A cartoon depicting Texas Gov. Rick Perry touting his state's economy whilst a fertilizer plant besides him explodes has unsurprisingly stirred up controversy.
The cartoon by Jack Ohman, which appeared in The Sacramento Bee on Thursday, added fuel to the already fierce rivalry between California and Texas. Supporters of the cartoon described it as gutsy and poignant, while detractors considered it tasteless and disrespectful. Perry, his Lt. Gov David Dewhurst, and a legion on angry Internet commenters were in the latter camp.
"While I will always welcome healthy policy debate, I won't stand for someone mocking the tragic deaths of my fellow Texans and our fellow Americans," Perry wrote Friday in a letter to the newspaper. "Additionally, publishing this on the very day our state and nation paused to honor and mourn those who died only compounds the pain and suffering of the many Texans who lost family and friends in this disaster. The Bee owes the community of West, Texas an immediate apology for your detestable attempt at satire."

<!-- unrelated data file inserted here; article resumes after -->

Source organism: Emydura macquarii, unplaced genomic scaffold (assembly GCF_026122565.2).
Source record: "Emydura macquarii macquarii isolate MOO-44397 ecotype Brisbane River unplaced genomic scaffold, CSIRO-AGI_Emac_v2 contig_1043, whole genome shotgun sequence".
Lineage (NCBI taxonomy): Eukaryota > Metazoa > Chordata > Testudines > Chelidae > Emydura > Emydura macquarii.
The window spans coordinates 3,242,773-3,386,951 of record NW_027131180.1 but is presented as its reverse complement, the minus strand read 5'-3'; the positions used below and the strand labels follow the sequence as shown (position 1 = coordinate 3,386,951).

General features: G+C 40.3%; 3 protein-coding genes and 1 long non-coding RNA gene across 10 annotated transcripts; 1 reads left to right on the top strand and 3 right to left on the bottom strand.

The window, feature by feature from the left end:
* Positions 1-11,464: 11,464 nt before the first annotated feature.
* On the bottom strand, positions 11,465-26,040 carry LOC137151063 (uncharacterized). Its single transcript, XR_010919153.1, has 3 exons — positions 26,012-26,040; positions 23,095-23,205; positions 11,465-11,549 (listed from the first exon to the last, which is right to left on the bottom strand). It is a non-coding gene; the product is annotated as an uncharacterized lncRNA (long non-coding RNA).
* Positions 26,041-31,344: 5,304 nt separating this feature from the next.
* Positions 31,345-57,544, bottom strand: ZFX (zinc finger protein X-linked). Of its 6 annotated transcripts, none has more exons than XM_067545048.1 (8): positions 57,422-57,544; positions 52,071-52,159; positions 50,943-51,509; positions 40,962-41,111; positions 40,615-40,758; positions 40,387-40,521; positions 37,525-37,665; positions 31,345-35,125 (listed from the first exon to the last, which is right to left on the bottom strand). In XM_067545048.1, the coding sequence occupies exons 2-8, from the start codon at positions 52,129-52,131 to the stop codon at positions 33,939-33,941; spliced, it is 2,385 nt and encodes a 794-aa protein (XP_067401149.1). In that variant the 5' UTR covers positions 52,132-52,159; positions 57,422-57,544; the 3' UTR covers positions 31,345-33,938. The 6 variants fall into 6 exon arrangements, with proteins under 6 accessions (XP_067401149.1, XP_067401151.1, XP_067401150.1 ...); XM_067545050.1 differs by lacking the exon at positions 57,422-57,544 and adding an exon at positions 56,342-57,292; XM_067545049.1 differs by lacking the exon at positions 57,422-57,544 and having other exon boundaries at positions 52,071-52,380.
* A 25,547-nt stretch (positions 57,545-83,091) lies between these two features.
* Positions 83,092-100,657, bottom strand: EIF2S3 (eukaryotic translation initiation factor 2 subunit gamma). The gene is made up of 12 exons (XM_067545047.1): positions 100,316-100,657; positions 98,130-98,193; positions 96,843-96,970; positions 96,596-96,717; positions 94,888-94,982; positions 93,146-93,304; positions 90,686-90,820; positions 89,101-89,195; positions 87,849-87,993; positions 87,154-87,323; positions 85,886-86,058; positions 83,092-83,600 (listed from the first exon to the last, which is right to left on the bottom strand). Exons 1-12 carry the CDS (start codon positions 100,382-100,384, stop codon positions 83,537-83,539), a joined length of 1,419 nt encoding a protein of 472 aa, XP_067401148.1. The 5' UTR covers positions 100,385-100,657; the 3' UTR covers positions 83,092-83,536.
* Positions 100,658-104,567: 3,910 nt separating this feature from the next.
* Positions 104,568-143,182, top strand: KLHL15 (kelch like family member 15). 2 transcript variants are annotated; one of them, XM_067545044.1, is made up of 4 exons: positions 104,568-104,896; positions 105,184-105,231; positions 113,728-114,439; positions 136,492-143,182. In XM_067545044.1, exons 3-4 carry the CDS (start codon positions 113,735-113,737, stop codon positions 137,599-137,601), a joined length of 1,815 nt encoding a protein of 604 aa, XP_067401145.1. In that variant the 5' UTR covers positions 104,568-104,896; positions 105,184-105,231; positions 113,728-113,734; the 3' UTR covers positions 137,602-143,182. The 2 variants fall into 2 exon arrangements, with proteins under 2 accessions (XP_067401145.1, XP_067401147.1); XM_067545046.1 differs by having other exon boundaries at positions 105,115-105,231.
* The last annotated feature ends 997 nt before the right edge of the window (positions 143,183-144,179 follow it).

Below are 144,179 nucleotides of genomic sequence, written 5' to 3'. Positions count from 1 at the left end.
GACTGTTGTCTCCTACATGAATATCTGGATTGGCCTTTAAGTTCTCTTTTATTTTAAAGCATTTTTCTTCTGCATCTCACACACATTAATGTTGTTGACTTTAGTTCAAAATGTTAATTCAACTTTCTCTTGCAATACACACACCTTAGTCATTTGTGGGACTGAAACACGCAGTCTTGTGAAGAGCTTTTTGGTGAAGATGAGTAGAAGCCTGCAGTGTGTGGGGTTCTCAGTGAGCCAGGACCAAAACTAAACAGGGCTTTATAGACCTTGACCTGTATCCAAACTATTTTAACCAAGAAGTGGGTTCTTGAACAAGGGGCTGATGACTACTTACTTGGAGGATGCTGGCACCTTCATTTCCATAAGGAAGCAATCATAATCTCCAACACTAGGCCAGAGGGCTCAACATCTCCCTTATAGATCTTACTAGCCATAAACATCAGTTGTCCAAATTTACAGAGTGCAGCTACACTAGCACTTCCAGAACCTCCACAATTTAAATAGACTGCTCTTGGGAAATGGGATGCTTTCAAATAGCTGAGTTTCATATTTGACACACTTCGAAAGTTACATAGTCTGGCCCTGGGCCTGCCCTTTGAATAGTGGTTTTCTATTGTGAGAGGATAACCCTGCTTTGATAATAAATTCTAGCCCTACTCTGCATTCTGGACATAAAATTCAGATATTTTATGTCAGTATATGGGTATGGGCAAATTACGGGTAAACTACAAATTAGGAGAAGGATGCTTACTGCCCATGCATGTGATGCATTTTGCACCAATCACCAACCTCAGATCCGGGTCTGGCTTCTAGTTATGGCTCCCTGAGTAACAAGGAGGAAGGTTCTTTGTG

Dewhurst has called for Ohman to be fired, saying his cartoon mocked the victims of the West fertilizer plant explosion.
But the California newspaper appears to have no plans to apologize or fire their cartoonist.
Stuart Leavenworth, the editorial page editor of The Sacramento Bee, said the cartoon illustrated Perry's "disregard for worker safety, and his attempts to market Texas as a place where industries can thrive with few regulations."
Earlier this year, California Gov. Jerry Brown chided Texas for having a high percentage of workers earning minimum wage. Perry responded about a month later by running radio ads in California that encouraged business owners to move to his state. Perry claimed building a business in California was "next to impossible" because of regulations and taxes -- regulations and taxes that his state lacked.
"I'm defending this one because I think that when you have a politician traveling across the country selling a state with low regulatory capacity, that politician also has to be accountable for what happens when that lack of regulation proves to be fatal," Ohman explained Thursday.